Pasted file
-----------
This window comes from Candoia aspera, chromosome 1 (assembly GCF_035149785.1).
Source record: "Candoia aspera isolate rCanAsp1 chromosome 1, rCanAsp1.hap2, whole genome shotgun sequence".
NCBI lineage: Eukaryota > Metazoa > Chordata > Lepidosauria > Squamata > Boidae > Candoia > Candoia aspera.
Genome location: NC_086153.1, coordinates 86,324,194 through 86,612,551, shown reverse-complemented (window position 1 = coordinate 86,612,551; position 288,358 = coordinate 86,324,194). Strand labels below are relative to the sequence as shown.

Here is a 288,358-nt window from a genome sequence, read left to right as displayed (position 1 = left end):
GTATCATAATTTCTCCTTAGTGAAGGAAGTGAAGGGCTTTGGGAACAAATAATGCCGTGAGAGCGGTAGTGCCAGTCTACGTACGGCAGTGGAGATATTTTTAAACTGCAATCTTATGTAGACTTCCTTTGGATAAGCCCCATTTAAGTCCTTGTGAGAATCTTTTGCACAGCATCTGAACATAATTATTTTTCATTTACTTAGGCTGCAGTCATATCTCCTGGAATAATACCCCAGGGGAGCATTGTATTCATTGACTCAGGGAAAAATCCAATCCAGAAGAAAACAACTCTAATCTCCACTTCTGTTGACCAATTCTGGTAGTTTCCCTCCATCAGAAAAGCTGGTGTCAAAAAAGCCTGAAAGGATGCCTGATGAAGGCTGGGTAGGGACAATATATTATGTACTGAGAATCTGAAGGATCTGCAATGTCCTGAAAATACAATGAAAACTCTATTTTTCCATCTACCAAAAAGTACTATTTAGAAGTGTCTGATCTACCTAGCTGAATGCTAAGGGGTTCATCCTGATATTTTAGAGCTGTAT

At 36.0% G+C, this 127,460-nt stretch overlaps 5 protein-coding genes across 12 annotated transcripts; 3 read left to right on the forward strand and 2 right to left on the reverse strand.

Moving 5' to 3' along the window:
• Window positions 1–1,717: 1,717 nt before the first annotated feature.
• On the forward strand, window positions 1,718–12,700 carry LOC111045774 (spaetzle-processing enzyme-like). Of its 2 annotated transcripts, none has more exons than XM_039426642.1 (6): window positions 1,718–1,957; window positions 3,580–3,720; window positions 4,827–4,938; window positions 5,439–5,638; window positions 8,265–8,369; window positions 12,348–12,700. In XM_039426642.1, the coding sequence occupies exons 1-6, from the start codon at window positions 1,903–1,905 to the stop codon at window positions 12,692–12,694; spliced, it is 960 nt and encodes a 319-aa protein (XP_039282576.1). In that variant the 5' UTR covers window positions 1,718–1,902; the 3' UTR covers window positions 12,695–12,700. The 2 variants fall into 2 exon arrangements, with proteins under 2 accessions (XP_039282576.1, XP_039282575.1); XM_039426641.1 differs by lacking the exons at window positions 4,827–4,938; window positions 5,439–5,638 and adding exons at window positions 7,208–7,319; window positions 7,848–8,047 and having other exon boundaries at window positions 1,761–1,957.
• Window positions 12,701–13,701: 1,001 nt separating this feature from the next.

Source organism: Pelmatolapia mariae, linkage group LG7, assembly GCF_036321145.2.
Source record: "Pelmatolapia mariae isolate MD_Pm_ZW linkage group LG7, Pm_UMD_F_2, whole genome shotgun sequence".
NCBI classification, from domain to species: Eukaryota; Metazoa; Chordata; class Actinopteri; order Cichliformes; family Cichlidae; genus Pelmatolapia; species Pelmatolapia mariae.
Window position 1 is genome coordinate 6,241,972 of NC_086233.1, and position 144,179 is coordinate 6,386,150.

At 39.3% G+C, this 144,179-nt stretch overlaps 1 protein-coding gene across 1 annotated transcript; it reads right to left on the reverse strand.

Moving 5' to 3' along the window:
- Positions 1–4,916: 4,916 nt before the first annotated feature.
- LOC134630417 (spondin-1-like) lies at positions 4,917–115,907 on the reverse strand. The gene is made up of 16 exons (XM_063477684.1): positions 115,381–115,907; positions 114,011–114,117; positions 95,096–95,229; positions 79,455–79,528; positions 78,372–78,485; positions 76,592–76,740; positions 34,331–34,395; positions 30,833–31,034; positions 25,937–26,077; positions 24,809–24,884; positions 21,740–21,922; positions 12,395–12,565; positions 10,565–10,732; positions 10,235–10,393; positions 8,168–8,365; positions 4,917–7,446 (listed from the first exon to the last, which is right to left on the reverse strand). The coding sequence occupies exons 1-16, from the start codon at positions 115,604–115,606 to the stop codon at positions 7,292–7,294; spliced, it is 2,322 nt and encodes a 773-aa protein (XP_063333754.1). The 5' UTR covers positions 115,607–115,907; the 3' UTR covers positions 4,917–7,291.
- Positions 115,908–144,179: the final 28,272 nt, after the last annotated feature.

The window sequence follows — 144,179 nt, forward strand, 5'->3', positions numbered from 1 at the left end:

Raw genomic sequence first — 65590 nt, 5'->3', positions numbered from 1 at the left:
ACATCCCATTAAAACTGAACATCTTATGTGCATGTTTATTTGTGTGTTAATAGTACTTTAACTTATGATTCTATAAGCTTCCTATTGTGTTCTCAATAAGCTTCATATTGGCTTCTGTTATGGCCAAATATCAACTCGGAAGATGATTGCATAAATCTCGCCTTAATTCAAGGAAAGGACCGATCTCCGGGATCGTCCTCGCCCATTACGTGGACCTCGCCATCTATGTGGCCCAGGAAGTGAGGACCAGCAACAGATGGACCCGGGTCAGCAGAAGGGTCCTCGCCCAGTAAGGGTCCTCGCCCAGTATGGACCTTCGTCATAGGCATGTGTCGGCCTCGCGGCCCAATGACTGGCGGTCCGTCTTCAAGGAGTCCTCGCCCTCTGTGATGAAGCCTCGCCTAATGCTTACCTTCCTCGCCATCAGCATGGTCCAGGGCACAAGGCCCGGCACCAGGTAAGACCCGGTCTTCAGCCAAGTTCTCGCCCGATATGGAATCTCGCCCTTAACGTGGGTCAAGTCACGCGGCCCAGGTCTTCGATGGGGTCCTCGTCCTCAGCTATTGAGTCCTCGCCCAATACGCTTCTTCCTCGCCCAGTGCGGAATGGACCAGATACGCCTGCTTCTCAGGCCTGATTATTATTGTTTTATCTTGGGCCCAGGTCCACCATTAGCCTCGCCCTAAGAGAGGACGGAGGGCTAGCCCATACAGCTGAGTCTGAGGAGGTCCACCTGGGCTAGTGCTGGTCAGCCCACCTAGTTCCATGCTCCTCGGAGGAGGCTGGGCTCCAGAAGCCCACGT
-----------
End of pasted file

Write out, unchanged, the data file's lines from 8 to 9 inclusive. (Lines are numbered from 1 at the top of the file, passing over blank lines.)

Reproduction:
Moving 5' to 3' along the window:
• Window positions 1–1,717: 1,717 nt before the first annotated feature.